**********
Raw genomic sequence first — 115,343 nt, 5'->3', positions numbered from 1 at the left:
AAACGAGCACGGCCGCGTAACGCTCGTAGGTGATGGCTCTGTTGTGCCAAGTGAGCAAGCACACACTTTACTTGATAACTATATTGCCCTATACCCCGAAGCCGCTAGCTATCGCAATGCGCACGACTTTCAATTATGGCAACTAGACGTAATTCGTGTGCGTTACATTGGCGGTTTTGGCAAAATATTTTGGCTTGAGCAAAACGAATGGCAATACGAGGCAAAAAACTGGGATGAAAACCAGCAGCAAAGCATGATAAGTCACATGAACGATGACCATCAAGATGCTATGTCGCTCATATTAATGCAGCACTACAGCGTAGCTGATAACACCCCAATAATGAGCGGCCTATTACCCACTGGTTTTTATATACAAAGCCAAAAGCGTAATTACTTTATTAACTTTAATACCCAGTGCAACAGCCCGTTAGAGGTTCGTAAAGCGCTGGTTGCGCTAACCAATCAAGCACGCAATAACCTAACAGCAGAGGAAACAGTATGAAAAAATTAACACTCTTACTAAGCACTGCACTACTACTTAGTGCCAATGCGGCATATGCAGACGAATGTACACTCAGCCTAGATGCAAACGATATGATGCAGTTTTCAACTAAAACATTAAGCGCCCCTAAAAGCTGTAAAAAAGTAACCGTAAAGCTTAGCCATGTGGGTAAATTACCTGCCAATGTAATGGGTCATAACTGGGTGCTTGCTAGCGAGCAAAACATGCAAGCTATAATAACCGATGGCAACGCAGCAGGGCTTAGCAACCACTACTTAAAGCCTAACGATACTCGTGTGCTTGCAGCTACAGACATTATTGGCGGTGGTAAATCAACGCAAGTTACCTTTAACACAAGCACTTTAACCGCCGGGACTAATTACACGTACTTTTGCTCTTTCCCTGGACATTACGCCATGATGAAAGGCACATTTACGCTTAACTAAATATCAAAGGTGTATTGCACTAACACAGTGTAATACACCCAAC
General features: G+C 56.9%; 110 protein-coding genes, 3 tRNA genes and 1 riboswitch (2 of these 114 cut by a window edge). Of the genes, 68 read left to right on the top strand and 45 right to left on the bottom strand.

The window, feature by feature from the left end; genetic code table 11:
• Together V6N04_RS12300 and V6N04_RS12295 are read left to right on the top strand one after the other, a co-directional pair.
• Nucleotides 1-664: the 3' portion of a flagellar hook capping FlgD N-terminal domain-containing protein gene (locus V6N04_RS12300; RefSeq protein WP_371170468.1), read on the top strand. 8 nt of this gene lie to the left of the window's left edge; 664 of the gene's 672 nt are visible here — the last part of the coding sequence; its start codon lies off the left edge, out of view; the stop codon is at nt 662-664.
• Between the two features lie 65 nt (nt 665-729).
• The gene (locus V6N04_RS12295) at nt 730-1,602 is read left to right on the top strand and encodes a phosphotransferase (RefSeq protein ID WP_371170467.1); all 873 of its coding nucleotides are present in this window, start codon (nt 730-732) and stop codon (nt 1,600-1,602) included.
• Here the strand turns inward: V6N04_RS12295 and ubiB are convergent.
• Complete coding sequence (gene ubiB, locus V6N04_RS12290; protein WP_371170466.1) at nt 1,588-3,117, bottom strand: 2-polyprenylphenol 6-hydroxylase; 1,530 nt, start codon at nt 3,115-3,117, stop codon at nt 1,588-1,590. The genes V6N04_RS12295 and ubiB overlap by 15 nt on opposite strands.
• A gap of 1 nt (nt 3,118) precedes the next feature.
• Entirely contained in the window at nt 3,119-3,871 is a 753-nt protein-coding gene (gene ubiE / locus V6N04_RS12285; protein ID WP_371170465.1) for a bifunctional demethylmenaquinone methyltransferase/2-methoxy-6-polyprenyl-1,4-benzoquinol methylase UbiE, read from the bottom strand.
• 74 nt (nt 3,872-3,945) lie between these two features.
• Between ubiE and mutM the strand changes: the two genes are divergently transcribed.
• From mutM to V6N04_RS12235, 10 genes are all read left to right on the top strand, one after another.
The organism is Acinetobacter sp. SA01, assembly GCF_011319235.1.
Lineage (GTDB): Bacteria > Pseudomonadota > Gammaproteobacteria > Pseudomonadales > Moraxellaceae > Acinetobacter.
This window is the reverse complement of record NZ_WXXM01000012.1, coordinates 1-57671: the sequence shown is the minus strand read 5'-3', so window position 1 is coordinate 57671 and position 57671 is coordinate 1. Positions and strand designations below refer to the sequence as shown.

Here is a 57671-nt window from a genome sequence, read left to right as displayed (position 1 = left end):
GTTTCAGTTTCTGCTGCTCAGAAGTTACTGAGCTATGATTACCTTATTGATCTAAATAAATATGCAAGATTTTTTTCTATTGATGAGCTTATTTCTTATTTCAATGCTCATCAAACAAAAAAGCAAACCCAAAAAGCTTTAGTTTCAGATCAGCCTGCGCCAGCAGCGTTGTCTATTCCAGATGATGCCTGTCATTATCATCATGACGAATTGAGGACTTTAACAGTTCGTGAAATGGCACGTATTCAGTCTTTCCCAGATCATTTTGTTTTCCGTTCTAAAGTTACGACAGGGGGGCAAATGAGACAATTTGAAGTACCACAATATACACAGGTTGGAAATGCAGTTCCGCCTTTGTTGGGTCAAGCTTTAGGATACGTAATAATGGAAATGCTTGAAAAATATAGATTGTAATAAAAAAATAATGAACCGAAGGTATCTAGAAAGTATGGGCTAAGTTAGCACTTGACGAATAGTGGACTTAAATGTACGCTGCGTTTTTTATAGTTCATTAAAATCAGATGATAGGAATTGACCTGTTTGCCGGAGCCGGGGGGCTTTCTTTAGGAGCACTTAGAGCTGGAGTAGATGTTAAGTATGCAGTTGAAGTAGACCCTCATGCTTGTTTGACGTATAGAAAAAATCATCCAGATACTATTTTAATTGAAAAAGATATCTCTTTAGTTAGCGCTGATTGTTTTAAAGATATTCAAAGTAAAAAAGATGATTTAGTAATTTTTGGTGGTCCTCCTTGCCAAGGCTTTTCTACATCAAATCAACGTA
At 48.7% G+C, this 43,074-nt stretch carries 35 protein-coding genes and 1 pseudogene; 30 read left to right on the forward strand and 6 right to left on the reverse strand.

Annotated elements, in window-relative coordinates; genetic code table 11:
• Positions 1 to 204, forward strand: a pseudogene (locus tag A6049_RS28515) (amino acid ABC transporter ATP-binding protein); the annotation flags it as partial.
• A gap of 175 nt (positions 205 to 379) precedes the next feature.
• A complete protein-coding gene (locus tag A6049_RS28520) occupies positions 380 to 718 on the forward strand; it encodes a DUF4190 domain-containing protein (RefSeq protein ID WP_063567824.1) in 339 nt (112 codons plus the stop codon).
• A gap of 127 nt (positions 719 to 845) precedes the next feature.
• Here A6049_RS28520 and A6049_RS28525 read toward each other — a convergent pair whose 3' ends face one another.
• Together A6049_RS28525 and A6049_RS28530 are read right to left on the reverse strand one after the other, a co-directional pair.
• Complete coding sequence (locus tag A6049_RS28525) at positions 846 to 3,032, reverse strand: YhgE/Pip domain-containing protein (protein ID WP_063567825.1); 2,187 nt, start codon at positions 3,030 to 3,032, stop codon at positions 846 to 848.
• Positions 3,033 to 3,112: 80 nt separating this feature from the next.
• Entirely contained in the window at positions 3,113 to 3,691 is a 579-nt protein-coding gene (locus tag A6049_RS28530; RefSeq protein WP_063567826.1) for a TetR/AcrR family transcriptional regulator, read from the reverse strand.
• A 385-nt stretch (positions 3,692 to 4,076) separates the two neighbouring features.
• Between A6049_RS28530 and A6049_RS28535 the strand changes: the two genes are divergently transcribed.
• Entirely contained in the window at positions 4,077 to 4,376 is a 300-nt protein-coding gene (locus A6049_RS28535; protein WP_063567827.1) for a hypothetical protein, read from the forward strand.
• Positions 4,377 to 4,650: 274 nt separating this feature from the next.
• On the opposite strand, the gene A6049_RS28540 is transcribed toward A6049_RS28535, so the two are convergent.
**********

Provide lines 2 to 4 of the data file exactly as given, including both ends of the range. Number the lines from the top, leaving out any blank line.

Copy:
AAACGAGCACGGCCGCGTAACGCTCGTAGGTGATGGCTCTGTTGTGCCAAGTGAGCAAGCACACACTTTACTTGATAACTATATTGCCCTATACCCCGAAGCCGCTAGCTATCGCAATGCGCACGACTTTCAATTATGGCAACTAGACGTAATTCGTGTGCGTTACATTGGCGGTTTTGGCAAAATATTTTGGCTTGAGCAAAACGAATGGCAATACGAGGCAAAAAACTGGGATGAAAACCAGCAGCAAAGCATGATAAGTCACATGAACGATGACCATCAAGATGCTATGTCGCTCATATTAATGCAGCACTACAGCGTAGCTGATAACACCCCAATAATGAGCGGCCTATTACCCACTGGTTTTTATATACAAAGCCAAAAGCGTAATTACTTTATTAACTTTAATACCCAGTGCAACAGCCCGTTAGAGGTTCGTAAAGCGCTGGTTGCGCTAACCAATCAAGCACGCAATAACCTAACAGCAGAGGAAACAGTATGAAAAAATTAACACTCTTACTAAGCACTGCACTACTACTTAGTGCCAATGCGGCATATGCAGACGAATGTACACTCAGCCTAGATGCAAACGATATGATGCAGTTTTCAACTAAAACATTAAGCGCCCCTAAAAGCTGTAAAAAAGTAACCGTAAAGCTTAGCCATGTGGGTAAATTACCTGCCAATGTAATGGGTCATAACTGGGTGCTTGCTAGCGAGCAAAACATGCAAGCTATAATAACCGATGGCAACGCAGCAGGGCTTAGCAACCACTACTTAAAGCCTAACGATACTCGTGTGCTTGCAGCTACAGACATTATTGGCGGTGGTAAATCAACGCAAGTTACCTTTAACACAAGCACTTTAACCGCCGGGACTAATTACACGTACTTTTGCTCTTTCCCTGGACATTACGCCATGATGAAAGGCACATTTACGCTTAACTAAATATCAAAGGTGTATTGCACTAACACAGTGTAATACACCCAAC
General features: G+C 56.9%; 110 protein-coding genes, 3 tRNA genes and 1 riboswitch (2 of these 114 cut by a window edge). Of the genes, 68 read left to right on the top strand and 45 right to left on the bottom strand.

The window, feature by feature from the left end; genetic code table 11: